And that’s true for performing on stage as well. Not everybody is going to like what you do, that’s a fact of life.
So, as long as you give a solid performance, don’t focus on the haters.
Speaking of performance, let’s talk about the next lesson I learned.
4. More Practice Doesn't Guarantee Reduced Stage Fright
How often have you been in a high-pressure situation and fumbled doing something you could usually do in your sleep?
Maybe it was during a crucial exam. You could rattle off the answers when studying with your friend, but when the serious time rolled around, your mind went blank.
The same is true for social anxiety. After a while, it became easy for me to talk to people I knew, but with strangers, I’d struggle.
It was not because I didn’t have the social skills - after all, I could talk to my friends - it was because my nerves prevented me from accessing those skills.
And that also applies to stage fright. If you can play a piece when you’re alone, you have the technical skills to pull it off in front of an audience.
You just can’t access those skills.
In that case, spending more time practicing - while a wise move to cement your skills - will most likely not reduce your nervousness.
Why not? The answer lies in the last of these lessons.
5. Change Your Beliefs, Change Your Nervousness
Why can two people with the same skill level and preparation go on stage, perform the same material, for the same crowd, and one is suave and confident while the other is a nervous wreck?
Because they have different beliefs about the situation.
Albert Ellis, a pioneer of psychology, came up with a simple model to explain this:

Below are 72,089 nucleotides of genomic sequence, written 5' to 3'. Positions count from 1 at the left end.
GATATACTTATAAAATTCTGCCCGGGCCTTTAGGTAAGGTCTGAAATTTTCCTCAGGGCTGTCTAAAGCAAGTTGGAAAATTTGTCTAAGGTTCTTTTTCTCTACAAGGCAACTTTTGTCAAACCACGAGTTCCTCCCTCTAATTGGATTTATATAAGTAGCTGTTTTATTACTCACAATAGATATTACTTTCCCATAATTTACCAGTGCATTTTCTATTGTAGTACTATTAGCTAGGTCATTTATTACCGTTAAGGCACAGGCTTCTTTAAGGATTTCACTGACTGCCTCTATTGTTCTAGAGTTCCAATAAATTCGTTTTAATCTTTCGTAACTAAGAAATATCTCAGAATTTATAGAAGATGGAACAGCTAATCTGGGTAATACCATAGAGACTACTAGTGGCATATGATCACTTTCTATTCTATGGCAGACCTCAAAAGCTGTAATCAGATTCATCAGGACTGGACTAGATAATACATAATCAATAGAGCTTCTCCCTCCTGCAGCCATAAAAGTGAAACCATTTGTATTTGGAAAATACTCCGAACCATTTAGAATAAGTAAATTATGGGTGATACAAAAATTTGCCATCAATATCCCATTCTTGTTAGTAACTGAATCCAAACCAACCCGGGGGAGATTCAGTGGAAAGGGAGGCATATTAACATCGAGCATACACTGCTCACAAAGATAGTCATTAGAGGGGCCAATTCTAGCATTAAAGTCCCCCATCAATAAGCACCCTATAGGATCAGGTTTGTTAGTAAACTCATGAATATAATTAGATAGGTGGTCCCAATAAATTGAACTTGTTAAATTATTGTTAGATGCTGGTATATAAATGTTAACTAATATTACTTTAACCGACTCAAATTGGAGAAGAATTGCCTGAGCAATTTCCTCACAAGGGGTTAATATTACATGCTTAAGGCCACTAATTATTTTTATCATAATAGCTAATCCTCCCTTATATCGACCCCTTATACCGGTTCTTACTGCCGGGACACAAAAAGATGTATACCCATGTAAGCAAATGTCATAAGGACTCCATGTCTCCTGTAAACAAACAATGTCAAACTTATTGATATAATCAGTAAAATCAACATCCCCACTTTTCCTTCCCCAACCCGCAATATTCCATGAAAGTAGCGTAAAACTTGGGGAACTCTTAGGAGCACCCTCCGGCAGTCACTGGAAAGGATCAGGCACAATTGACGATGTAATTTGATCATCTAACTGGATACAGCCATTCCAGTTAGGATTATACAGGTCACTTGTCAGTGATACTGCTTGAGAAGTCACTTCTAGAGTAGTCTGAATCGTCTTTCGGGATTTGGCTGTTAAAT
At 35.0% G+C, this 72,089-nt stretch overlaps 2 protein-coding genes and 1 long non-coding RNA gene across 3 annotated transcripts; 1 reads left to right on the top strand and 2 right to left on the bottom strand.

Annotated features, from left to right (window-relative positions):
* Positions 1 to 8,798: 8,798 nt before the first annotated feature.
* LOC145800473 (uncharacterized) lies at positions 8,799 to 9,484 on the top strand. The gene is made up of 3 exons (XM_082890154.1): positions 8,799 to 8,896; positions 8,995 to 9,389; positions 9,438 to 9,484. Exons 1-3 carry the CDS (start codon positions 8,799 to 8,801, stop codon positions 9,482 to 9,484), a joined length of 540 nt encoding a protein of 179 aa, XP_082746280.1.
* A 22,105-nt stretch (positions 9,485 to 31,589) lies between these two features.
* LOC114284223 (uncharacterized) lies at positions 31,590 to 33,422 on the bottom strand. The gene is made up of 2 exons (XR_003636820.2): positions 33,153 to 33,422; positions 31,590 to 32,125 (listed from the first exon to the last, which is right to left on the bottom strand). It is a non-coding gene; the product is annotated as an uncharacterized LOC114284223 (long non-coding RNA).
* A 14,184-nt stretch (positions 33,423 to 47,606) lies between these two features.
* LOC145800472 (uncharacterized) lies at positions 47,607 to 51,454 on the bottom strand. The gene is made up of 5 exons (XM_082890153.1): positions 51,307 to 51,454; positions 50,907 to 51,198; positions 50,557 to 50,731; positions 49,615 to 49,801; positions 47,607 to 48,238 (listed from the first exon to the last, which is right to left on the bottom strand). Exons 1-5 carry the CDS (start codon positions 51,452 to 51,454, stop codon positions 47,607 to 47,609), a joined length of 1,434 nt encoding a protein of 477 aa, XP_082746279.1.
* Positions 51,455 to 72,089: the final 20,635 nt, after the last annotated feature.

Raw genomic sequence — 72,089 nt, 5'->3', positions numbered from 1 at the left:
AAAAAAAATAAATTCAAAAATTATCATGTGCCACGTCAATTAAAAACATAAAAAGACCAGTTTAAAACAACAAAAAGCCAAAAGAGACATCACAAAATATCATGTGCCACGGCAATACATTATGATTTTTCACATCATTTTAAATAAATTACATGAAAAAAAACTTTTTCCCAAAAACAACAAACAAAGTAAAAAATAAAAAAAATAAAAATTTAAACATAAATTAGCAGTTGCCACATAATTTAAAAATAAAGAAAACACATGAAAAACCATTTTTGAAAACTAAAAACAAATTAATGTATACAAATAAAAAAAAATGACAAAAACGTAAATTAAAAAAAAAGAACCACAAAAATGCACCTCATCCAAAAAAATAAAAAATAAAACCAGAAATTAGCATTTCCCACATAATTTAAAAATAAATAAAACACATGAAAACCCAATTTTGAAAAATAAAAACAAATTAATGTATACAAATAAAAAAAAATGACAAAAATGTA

The ABC Model.
A stands for Activating Event, in this case, going on stage.
B stands for rational or irrational Belief, and C, for the Consequential Feeling arising out of those beliefs.
So, if person A's Belief is that going on stage is no big deal and they’ll be fine even if they mess up, their Consequential Feeling will be little to no nervousness.
But, if person B's Belief is that everybody is judging them and making a mistake will be the worst thing in the world, they put a lot of pressure on themselves. As a result, their Consequential Feeling will be one of anxiety, maybe even panic.
Once I learned how to change my beliefs about social situations (from “Everybody is judging me, making a mistake will be horrible…” to “Talking to people is no big deal, and even if I mess up, nobody cares anyways…”), everything became much less terrifying.
And, if you can do the same when it comes to going on stage, your stage fright will be much easier to deal with.
So, there you have it! Five lessons beating social anxiety taught me about overcoming stage fright.
If you liked this article, I invite you to check out my blog over at www.HowToBeatStageFright.com, where I share more tips on how to overcome stage fright. Claude Jordan used to deal with crippling social anxiety. After a lot of reading and hard work, he beat it and realized the techniques he used work like a charm for stage fright too. Now, he helps other people beat stage fright by sharing his knowledge on his website. Disclaimer: Please note that the views expressed here do not necessarily reflect those of Tunedly. « return to blog